Author: Jonathan Webb - Categories: Procurement Intelligence
Knowing about your supplier and their market is not only important in planning and strategising, but is vital in contract negotiation.
In the course of our upcoming research on category management, I spoke to a procurement professional from the finance industry, who pointed out that going into the negotiation room without data would be like "going in without arms".
He went on to say that "if you have knowledge and data, then you can leverage that in negotiation".
One of my colleagues within the PIU sees procurement as an arms race. Through their own internal marketing and sales operations, suppliers are equipped with a variety of techniques and tools aimed at maximising margins. This is not simply a matter of working angles, but deploying proven methodological techniques and using them against buying organisations.
Historically, procurement's armoury has looked rather light. now, suppliers are experts at swotting up on SWOT analysis and any other analysis matrix that naïve buyers might use to illuminate their path.
However, by having a full understanding of the context of the market, as well equipping negotiators with specific knowledge about the product and supplier, buyers can cut through to the facts.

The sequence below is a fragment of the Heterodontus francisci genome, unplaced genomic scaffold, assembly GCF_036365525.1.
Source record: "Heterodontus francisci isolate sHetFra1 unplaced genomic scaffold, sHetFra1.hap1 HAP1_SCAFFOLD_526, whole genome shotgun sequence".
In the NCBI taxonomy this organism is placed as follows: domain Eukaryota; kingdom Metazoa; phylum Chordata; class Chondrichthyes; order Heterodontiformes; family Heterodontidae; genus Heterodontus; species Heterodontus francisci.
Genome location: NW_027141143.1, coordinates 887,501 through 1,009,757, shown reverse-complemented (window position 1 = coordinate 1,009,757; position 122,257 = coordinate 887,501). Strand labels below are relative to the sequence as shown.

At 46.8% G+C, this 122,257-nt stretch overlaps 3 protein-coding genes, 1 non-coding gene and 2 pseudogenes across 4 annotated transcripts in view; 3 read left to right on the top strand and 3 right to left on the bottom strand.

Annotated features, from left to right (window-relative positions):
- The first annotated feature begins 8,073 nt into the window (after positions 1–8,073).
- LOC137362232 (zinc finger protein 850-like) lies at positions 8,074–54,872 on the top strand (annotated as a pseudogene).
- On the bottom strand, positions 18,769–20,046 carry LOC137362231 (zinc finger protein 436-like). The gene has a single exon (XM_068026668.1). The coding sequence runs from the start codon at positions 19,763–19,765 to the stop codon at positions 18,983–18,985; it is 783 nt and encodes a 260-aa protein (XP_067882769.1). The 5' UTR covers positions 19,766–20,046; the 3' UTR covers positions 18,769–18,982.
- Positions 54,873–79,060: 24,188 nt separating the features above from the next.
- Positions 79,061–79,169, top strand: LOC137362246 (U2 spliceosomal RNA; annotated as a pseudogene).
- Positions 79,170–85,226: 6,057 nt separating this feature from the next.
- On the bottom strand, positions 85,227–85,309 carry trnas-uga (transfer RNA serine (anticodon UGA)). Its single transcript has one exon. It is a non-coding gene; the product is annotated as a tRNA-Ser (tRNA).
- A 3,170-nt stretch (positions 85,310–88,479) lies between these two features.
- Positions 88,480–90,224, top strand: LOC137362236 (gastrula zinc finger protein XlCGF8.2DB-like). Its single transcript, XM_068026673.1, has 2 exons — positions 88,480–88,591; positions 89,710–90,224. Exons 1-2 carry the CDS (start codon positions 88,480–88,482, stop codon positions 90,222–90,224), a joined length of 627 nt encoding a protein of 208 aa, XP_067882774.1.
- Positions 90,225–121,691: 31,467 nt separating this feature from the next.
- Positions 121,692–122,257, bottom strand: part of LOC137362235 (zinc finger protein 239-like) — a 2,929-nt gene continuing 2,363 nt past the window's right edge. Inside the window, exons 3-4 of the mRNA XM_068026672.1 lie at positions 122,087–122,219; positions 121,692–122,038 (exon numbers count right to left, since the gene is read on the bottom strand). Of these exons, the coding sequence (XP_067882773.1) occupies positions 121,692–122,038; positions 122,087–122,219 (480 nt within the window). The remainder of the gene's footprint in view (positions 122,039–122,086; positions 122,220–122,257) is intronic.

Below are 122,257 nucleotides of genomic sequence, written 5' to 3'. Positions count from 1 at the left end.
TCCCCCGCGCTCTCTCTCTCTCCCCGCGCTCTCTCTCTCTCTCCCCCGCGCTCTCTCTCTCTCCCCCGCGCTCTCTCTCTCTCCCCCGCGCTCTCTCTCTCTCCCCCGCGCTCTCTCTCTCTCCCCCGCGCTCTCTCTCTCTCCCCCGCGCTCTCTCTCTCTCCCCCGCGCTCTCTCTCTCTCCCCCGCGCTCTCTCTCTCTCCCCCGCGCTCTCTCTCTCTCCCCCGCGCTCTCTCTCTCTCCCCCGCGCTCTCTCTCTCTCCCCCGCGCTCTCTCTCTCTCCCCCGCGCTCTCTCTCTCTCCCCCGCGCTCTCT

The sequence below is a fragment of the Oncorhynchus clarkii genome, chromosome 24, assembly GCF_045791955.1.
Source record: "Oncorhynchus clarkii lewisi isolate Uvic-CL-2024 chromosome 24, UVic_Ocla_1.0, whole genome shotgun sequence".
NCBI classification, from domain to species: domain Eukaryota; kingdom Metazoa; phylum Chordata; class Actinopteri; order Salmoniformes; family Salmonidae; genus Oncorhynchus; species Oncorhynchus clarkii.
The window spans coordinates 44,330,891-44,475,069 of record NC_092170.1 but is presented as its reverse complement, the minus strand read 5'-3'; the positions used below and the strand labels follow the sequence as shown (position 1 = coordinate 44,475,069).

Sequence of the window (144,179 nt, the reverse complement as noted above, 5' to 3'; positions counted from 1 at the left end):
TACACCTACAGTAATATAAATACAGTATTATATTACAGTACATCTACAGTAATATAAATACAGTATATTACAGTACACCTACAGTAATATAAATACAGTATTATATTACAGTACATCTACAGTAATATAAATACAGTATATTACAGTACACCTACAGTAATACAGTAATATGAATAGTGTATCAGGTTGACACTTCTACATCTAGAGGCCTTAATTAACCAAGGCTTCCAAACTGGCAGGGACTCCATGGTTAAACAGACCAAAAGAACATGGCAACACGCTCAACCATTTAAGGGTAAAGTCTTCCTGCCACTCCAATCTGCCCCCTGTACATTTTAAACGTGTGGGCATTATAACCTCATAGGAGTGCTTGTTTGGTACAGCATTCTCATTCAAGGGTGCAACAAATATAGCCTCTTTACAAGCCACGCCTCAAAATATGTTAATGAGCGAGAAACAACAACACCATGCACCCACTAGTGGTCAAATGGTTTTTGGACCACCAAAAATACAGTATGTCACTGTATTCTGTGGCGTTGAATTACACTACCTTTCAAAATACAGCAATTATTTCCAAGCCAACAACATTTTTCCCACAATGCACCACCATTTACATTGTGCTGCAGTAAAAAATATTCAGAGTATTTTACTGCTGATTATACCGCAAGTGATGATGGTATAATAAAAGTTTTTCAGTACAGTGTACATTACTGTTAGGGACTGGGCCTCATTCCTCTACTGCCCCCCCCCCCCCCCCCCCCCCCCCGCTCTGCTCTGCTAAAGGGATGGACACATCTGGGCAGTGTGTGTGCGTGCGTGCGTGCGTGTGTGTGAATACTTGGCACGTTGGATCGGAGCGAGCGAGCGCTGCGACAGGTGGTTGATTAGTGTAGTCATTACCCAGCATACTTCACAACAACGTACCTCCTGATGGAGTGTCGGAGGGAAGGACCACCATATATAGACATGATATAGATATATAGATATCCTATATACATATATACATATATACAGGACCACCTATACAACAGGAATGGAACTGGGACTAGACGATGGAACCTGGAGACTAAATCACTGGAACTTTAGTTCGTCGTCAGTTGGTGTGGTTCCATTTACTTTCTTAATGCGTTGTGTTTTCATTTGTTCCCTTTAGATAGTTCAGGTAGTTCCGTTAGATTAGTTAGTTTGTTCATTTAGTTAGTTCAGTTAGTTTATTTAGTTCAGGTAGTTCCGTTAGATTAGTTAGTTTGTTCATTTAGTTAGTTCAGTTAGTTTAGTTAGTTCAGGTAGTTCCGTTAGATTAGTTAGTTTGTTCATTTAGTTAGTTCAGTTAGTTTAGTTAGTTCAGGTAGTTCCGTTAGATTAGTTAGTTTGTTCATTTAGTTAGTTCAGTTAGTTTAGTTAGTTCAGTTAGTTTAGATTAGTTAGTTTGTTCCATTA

It doesn't matter how organisations gather their data (whether internally or using a market intelligence company such as the PIU), as long as its buyers and category managers are armed with the relevant facts that inform planning and strategy.
The key - and where the PIU sees is expertise - is turning data into real intelligence. This is where many organisations fail. Another senior procurement leader yesterday described to me a situation where buyers forward market reports to stakeholders that delete it upon receipt.
It is important when identifying relevant information to ask yourself, 'so what?' Or more specifically, how is this piece of data relevant for my category or stakeholders?
More importantly, procurement staff need to ask 'what information do I need to know so I don't go into the negotiation room blind?'